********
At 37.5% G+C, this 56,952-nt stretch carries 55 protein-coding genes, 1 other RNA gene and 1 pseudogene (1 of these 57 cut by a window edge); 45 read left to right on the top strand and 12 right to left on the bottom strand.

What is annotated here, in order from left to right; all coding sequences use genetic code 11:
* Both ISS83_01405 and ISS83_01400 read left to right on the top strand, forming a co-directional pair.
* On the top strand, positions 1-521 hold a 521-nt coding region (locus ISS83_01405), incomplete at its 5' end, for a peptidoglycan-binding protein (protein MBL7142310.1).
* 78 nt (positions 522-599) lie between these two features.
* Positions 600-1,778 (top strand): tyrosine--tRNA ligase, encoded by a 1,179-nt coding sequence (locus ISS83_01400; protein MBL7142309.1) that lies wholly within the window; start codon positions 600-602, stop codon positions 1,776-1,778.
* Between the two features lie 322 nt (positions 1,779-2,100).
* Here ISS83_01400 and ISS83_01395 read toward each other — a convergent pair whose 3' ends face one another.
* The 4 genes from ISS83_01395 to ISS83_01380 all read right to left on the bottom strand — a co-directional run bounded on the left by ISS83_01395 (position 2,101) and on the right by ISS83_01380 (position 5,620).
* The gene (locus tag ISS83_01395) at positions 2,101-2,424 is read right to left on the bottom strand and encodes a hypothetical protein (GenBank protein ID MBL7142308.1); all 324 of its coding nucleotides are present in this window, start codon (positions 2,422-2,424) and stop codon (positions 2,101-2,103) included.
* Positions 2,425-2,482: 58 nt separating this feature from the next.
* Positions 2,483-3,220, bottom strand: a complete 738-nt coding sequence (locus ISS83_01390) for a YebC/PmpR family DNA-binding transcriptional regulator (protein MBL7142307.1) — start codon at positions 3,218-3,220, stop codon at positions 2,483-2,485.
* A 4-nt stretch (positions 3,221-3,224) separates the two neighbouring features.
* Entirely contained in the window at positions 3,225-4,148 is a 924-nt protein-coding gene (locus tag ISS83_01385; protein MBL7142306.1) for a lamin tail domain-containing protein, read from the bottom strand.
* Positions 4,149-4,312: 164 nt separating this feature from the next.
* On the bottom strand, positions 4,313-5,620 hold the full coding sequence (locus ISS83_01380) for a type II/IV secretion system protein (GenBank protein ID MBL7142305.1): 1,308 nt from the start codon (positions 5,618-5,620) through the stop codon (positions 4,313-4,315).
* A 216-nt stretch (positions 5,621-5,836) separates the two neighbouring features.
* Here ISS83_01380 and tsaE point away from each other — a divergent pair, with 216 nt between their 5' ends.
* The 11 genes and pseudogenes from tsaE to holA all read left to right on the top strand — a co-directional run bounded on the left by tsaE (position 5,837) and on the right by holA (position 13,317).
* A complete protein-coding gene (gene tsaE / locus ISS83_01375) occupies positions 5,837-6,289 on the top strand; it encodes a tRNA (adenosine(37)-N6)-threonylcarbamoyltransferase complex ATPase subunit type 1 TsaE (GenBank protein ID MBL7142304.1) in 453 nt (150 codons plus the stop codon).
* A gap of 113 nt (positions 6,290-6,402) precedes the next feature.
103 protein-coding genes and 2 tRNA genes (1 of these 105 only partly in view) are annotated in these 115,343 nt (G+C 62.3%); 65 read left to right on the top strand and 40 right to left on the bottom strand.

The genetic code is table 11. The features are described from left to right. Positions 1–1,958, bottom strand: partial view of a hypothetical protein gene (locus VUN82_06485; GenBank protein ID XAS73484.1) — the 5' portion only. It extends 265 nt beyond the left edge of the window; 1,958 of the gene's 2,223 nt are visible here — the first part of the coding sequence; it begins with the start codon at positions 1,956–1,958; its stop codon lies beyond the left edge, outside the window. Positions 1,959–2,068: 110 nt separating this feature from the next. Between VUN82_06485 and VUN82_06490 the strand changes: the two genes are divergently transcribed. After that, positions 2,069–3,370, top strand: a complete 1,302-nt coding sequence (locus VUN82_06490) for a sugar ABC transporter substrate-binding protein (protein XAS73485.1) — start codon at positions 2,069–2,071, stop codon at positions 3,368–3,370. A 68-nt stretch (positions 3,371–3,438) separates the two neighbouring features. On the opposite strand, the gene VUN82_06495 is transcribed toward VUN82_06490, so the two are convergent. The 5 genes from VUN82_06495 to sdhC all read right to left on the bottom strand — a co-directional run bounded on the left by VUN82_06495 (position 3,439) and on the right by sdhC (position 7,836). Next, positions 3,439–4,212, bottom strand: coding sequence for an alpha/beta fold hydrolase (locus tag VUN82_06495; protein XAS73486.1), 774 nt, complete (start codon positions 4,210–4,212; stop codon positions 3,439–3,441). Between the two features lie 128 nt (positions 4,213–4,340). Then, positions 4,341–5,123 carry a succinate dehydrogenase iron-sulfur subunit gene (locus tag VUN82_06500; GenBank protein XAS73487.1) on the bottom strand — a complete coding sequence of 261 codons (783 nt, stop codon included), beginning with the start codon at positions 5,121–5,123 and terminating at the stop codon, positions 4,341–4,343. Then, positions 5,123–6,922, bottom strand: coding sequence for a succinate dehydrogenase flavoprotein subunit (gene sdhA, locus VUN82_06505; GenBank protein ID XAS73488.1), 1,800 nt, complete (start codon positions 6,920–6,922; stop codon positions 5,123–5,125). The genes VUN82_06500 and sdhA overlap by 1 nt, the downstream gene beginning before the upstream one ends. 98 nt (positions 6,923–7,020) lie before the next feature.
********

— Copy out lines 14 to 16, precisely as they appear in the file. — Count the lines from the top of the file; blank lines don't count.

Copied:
* Entirely contained in the window at positions 3,225-4,148 is a 924-nt protein-coding gene (locus tag ISS83_01385; protein MBL7142306.1) for a lamin tail domain-containing protein, read from the bottom strand.
* Positions 4,149-4,312: 164 nt separating this feature from the next.
* On the bottom strand, positions 4,313-5,620 hold the full coding sequence (locus ISS83_01380) for a type II/IV secretion system protein (GenBank protein ID MBL7142305.1): 1,308 nt from the start codon (positions 5,618-5,620) through the stop codon (positions 4,313-4,315).